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R.J. Brockhurst, M.A. Sandberg; Reduced Central Foveal Thickness in Patients with Unexplained Visual Acuity Loss . Invest. Ophthalmol. Vis. Sci. 2006;47(13):3251.
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To determine whether decreased central retinal thickness occurs in some patients with reduced visual acuity and no diagnostic abnormalities in the macula by ophthalmoscopy.
We evaluated 7 patients (ages 14–81 years) with visual acuity loss of 20/30 to 10/400 measured with a projected Snellen chart. All had a normal routine ocular examination, normal full–field electroretinograms (ERGs), and no systemic disease known to affect vision. We evaluated central retinal thickness with optical coherence tomography (OCT 3, Zeiss Meditec). We generally recorded from each eye six 6mm line scans in a radial spoke pattern through the central fovea. Each tomogram consisted of 512 A–scans with each A–scan comprising 1024 data points. We also recorded foveal cone ERGs with a hand–held stimulator ophthalmoscope (Doran Instruments).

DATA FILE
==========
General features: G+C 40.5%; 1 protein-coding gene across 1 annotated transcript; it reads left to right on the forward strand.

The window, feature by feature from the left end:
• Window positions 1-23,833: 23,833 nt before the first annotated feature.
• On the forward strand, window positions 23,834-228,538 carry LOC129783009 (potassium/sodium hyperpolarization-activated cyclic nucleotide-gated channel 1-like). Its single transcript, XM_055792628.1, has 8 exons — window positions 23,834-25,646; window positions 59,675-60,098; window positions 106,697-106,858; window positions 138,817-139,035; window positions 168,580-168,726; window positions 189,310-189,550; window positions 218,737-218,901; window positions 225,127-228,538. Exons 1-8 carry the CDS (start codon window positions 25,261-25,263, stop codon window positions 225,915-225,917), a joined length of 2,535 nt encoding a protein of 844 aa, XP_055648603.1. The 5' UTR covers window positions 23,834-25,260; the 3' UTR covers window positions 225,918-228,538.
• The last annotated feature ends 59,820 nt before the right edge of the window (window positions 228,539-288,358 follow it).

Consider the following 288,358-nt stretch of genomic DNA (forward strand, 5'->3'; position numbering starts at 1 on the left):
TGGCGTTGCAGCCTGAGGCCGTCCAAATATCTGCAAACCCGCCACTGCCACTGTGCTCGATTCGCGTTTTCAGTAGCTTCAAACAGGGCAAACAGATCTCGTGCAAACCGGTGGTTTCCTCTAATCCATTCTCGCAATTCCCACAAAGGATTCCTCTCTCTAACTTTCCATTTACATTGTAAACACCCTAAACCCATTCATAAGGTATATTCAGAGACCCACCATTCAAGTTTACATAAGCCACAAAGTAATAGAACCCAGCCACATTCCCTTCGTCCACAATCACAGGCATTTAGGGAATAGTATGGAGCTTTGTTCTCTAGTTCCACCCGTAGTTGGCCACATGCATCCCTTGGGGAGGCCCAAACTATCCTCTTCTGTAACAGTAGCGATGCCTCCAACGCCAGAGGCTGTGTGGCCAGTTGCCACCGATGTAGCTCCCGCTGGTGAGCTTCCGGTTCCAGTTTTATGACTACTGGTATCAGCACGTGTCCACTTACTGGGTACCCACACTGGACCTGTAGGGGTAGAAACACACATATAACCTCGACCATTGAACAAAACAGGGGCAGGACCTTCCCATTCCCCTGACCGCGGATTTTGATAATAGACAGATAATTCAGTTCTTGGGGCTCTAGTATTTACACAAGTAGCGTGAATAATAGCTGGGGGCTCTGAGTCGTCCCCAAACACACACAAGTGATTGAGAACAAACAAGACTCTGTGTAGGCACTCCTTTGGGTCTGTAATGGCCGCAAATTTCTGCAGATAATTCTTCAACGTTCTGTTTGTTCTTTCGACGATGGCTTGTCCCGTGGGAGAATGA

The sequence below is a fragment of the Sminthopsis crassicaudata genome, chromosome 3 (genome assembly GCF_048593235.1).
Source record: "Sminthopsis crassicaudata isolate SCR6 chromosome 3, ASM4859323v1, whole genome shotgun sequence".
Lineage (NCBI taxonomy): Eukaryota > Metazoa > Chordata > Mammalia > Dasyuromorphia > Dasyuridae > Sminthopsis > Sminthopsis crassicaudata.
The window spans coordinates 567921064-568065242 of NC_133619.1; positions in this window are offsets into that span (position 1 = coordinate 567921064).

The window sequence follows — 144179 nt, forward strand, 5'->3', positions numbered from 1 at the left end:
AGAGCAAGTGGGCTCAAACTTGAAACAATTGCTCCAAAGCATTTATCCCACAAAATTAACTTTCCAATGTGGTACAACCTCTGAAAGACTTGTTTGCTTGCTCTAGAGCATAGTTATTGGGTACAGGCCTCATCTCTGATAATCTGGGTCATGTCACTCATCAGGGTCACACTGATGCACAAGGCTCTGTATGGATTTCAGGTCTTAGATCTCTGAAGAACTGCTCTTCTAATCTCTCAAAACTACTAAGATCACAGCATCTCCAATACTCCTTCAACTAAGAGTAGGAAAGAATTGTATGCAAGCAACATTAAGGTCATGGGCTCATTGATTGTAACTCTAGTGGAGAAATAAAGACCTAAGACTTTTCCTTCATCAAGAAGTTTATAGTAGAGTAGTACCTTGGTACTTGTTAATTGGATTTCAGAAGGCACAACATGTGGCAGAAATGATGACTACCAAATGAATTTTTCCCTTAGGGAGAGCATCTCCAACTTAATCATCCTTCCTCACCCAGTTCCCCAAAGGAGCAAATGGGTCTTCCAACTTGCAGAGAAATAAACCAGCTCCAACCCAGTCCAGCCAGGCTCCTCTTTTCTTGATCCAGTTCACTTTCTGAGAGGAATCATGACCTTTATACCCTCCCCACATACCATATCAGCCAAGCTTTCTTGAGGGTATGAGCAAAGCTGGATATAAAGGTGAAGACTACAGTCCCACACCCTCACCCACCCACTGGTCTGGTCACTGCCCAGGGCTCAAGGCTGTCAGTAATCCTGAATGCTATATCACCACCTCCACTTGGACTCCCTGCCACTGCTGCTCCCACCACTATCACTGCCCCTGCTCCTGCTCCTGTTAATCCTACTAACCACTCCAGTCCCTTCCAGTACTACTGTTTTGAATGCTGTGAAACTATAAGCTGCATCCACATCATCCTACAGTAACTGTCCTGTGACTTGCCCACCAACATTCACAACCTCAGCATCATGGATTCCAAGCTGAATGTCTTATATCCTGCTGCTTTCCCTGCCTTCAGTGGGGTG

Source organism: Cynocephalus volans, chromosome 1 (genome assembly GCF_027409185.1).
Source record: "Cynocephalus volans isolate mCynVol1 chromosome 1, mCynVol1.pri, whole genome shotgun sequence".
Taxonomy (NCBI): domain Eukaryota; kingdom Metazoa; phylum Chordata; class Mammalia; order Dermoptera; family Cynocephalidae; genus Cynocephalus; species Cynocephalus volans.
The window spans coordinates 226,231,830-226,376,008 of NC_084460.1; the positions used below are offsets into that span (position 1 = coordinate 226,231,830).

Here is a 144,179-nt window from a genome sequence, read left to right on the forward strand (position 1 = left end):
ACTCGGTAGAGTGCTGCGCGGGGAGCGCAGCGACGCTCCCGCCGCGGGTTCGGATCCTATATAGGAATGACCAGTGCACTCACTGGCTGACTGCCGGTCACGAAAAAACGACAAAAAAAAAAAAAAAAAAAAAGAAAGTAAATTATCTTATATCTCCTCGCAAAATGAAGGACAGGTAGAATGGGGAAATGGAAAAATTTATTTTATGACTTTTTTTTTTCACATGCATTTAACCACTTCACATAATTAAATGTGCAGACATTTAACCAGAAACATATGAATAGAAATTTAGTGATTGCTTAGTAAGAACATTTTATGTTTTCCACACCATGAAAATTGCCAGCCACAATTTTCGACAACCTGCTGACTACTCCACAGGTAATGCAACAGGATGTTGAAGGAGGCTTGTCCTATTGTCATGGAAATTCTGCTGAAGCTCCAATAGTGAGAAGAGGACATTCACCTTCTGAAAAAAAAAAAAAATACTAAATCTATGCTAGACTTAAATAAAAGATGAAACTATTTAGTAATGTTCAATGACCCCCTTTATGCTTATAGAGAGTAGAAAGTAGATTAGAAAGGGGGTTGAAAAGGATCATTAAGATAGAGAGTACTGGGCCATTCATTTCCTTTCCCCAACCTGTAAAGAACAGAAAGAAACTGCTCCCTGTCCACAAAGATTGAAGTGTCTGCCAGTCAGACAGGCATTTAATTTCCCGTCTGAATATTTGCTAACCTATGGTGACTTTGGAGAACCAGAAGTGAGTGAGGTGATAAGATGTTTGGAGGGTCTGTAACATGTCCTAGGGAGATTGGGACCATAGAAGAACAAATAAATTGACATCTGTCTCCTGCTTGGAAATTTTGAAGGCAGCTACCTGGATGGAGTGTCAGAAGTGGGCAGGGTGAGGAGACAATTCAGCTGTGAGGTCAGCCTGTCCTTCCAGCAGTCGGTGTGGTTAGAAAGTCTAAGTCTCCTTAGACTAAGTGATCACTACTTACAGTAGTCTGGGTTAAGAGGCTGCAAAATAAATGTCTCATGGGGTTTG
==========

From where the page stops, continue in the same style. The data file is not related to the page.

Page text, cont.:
All 7 patients had reduced central foveal thickness by OCT. Retinal thicknesses ranged from about 20% to 75% below normal. None of these patients had cystic changes, hole formation, or an epiretinal membrane. Five of the 7 had reduced foveal cone ERG amplitudes with or without delayed implicit times.
OCT evaluation established that visual acuity reduction was due to loss of central foveal photoreceptors in these patients. OCT provides an added dimension to evaluate patients with visual acuity loss of unexplained etiology.
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